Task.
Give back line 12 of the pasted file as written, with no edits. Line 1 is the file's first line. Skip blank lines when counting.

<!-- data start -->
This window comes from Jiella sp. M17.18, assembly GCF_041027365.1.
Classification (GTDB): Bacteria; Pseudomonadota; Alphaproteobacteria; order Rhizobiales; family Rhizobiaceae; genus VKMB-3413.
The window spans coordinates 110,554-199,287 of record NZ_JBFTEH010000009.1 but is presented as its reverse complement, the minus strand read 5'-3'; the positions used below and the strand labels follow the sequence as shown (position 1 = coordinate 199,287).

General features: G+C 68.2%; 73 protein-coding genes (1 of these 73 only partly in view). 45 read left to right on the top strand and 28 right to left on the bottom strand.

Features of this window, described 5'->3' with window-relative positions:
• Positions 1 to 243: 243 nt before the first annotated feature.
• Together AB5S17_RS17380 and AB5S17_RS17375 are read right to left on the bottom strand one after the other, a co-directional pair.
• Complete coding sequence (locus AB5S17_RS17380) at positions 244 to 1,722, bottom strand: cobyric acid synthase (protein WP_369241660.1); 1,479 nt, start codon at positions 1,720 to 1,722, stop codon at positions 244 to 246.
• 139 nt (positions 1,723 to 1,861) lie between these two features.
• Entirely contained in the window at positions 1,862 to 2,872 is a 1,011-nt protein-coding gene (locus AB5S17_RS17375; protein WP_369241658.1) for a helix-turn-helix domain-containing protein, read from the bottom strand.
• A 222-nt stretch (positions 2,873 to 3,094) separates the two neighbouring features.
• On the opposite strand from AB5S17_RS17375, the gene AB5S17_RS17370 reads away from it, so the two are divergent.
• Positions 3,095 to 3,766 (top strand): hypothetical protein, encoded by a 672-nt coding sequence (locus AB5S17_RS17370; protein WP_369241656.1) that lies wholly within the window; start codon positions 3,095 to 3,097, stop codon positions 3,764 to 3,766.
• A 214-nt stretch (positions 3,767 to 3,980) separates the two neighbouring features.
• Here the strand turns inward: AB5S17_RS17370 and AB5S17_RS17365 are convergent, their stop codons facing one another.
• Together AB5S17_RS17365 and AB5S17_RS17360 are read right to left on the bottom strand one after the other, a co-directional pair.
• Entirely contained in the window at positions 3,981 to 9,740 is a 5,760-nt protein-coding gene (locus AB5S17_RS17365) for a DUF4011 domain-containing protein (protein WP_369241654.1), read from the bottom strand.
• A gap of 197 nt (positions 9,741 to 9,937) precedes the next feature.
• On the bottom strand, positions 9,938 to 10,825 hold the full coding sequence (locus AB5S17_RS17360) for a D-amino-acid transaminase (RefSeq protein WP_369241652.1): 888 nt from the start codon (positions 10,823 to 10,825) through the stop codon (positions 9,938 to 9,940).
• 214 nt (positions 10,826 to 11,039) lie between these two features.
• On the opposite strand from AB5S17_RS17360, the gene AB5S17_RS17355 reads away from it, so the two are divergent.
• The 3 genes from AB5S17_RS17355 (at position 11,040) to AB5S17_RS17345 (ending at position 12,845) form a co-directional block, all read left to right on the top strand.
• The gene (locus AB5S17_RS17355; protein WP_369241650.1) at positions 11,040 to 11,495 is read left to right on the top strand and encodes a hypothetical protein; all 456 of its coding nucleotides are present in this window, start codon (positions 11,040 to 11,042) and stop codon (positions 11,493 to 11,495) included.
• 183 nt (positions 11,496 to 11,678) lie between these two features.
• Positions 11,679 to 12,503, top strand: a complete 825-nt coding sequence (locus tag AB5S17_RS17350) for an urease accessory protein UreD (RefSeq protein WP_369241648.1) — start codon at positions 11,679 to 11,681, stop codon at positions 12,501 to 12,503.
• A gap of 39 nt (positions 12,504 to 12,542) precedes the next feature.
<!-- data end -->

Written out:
• On the opposite strand from AB5S17_RS17375, the gene AB5S17_RS17370 reads away from it, so the two are divergent.